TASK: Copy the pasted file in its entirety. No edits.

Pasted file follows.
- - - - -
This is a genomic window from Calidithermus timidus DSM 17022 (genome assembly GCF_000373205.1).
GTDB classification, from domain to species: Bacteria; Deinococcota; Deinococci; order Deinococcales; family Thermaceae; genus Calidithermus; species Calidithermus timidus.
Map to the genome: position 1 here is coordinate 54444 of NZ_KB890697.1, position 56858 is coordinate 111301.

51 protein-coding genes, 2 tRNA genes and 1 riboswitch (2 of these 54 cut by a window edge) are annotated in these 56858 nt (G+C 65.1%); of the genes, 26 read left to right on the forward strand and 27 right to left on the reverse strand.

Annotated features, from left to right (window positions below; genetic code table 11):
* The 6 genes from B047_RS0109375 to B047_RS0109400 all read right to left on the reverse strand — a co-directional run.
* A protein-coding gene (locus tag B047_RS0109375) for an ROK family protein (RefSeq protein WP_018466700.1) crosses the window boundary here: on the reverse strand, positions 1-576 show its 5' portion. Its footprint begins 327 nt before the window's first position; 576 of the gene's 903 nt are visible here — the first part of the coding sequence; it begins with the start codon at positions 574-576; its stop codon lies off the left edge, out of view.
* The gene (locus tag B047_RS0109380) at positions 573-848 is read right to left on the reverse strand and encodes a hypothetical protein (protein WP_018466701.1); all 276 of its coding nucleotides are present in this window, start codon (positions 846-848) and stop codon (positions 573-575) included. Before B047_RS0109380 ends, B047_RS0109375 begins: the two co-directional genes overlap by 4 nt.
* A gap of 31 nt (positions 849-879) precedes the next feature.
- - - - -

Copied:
This is a genomic window from Calidithermus timidus DSM 17022 (genome assembly GCF_000373205.1).
GTDB classification, from domain to species: Bacteria; Deinococcota; Deinococci; order Deinococcales; family Thermaceae; genus Calidithermus; species Calidithermus timidus.
Map to the genome: position 1 here is coordinate 54444 of NZ_KB890697.1, position 56858 is coordinate 111301.

51 protein-coding genes, 2 tRNA genes and 1 riboswitch (2 of these 54 cut by a window edge) are annotated in these 56858 nt (G+C 65.1%); of the genes, 26 read left to right on the forward strand and 27 right to left on the reverse strand.

Annotated features, from left to right (window positions below; genetic code table 11):
* The 6 genes from B047_RS0109375 to B047_RS0109400 all read right to left on the reverse strand — a co-directional run.
* A protein-coding gene (locus tag B047_RS0109375) for an ROK family protein (RefSeq protein WP_018466700.1) crosses the window boundary here: on the reverse strand, positions 1-576 show its 5' portion. Its footprint begins 327 nt before the window's first position; 576 of the gene's 903 nt are visible here — the first part of the coding sequence; it begins with the start codon at positions 574-576; its stop codon lies off the left edge, out of view.
* The gene (locus tag B047_RS0109380) at positions 573-848 is read right to left on the reverse strand and encodes a hypothetical protein (protein WP_018466701.1); all 276 of its coding nucleotides are present in this window, start codon (positions 846-848) and stop codon (positions 573-575) included. Before B047_RS0109380 ends, B047_RS0109375 begins: the two co-directional genes overlap by 4 nt.
* A gap of 31 nt (positions 849-879) precedes the next feature.